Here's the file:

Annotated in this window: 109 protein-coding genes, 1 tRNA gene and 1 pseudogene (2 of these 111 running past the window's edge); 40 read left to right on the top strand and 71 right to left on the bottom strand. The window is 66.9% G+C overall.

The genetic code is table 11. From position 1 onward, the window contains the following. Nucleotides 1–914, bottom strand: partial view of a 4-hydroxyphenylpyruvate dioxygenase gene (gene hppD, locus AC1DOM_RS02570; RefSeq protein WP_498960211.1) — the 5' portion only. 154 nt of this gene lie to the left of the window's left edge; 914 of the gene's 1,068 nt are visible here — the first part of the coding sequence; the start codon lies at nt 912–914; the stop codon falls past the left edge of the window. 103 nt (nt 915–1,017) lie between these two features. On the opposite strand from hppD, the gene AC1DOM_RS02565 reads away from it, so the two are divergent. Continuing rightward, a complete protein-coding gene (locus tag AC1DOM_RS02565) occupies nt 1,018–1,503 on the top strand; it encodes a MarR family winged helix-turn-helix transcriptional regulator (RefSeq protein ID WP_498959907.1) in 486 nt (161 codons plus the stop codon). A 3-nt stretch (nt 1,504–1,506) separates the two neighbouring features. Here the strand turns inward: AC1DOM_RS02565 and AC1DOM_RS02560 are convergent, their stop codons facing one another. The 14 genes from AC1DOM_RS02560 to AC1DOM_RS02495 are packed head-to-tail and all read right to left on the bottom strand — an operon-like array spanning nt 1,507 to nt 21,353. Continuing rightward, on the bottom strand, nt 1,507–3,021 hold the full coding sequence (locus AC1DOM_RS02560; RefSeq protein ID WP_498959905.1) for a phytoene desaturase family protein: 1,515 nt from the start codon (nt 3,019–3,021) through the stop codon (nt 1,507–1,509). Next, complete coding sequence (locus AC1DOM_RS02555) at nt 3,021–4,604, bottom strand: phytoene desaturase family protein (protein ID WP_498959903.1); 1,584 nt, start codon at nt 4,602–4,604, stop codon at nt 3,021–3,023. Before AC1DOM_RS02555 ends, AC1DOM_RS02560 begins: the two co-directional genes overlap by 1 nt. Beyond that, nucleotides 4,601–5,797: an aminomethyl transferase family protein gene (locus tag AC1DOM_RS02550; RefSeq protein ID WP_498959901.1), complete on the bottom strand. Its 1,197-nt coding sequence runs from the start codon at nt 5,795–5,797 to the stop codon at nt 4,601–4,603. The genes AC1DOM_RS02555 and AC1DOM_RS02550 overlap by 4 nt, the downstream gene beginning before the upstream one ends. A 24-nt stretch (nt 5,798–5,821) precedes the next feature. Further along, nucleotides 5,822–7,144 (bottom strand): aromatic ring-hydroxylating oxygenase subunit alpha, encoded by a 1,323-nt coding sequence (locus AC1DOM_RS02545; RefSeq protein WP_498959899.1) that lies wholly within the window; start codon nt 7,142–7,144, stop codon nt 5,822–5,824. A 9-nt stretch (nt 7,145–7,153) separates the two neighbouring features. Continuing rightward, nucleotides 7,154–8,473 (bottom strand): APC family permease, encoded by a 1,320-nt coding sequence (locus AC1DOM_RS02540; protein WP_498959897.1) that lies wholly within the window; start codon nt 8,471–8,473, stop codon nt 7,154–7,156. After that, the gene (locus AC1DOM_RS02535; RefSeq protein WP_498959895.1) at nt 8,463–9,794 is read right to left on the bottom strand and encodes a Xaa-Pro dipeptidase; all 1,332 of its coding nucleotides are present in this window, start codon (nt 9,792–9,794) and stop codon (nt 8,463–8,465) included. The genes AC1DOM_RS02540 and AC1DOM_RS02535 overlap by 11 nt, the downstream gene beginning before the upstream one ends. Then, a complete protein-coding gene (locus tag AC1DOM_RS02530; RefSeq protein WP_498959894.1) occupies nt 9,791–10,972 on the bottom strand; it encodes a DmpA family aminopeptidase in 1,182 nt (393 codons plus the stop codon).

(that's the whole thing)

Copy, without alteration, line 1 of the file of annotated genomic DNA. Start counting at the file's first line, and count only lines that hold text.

Annotated in this window: 109 protein-coding genes, 1 tRNA gene and 1 pseudogene (2 of these 111 running past the window's edge); 40 read left to right on the top strand and 71 right to left on the bottom strand. The window is 66.9% G+C overall.